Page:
Christidis added that German diplomatic efforts are aimed at preventing a regional escalation: “The last thing we need in Europe is another war in this region. I think it is very important that Germany – which occupies a place particular in the EU relationship with Turkey – mediates here.”
A new economic pole?
After visiting Thessaloniki, Scholz will travel to Bulgaria and North Macedonia. And here too, he will have to engage in crisis management.
Bulgaria is currently blocking accession negotiations between Brussels and Skopje, as Bulgaria refuses to recognize the Macedonian language.
Athens, meanwhile, resolved its name dispute with North Macedonia in 2018 and now plans to cooperate closely with Skopje. Greece plans to build a liquefied natural gas terminal in Alexandroupolis, not far from the Turkish border. The gas could be imported through pipelines from countries like Qatar or Azerbaijan and then transported to neighboring countries.
Several European leaders will travel to Thessaloniki for talks
In May, the heads of government of Greece, Serbia, Bulgaria and North Macedonia gathered in Alexandroupolis to inaugurate the terminal. All countries aim to strengthen their economic independence but also to promote closer cooperation. Greece and Bulgaria are already deepening their ties: Sofia is building a nuclear power plant which will be connected to the Greek electricity grid. Bulgaria, in return, will have access to the strategically important Eastern Aegean Sea.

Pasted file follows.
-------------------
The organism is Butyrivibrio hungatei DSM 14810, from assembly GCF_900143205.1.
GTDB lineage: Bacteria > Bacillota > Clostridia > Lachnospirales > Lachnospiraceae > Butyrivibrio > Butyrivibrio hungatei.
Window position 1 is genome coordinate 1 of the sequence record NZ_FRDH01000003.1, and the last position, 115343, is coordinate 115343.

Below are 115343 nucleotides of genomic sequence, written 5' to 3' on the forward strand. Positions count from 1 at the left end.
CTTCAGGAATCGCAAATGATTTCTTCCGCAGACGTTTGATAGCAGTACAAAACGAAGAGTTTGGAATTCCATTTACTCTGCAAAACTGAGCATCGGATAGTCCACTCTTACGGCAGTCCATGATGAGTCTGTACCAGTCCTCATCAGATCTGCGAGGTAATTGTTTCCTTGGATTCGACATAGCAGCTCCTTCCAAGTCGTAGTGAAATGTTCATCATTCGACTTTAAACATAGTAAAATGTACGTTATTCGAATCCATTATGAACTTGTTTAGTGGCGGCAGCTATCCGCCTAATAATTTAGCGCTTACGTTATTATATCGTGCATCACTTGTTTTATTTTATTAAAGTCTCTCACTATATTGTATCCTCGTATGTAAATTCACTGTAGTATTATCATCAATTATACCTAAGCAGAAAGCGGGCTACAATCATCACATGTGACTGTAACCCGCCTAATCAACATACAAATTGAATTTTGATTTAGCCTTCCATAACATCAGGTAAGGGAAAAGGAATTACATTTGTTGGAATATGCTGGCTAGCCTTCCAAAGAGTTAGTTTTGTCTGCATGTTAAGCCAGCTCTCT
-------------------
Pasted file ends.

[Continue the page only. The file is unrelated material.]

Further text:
On top of that, the port of Thessaloniki could become a major trading hub for oil and gas if political alliances continue to shift.
Brussels needs Southern Europe
It is clear, once again, that the EU aims to stabilize south-eastern Europe – but not only in terms of energy supply, says Michalis Goudis, who heads the Heinrich Böll Foundation in Thessaloniki.
As countries like Russia, China and Turkey vie to increase their influence in the region, the EU’s engagement with southeastern Europe is of great importance, according to Goudis. “At a time when the consequences of the Russian invasion and the ongoing war against Ukraine are painfully felt, the stabilization of NATO’s southern flank becomes a transatlantic necessity to strengthen international security.
Promoting cooperation in the energy sector could strengthen ties between southeastern European countries, Goudis said. In light of the climate crisis, he added, Greece should not neglect the development of renewable wind and solar power, a plan it has not pursued with determination.
Fossil fuels should only be a “temporary, short-term” option, says Goudis. The slow progress in terms of developing the renewable energy sector, he said, stems in part from a lack of cooperation with Greek municipalities – and that Greek citizens should be involved in setting up networks. green energy and be entitled to a share of the revenue.
Stabilizing the region — both politically and economically — is only possible when lawmakers and citizens work together, Goudis said.
This article was originally written in German.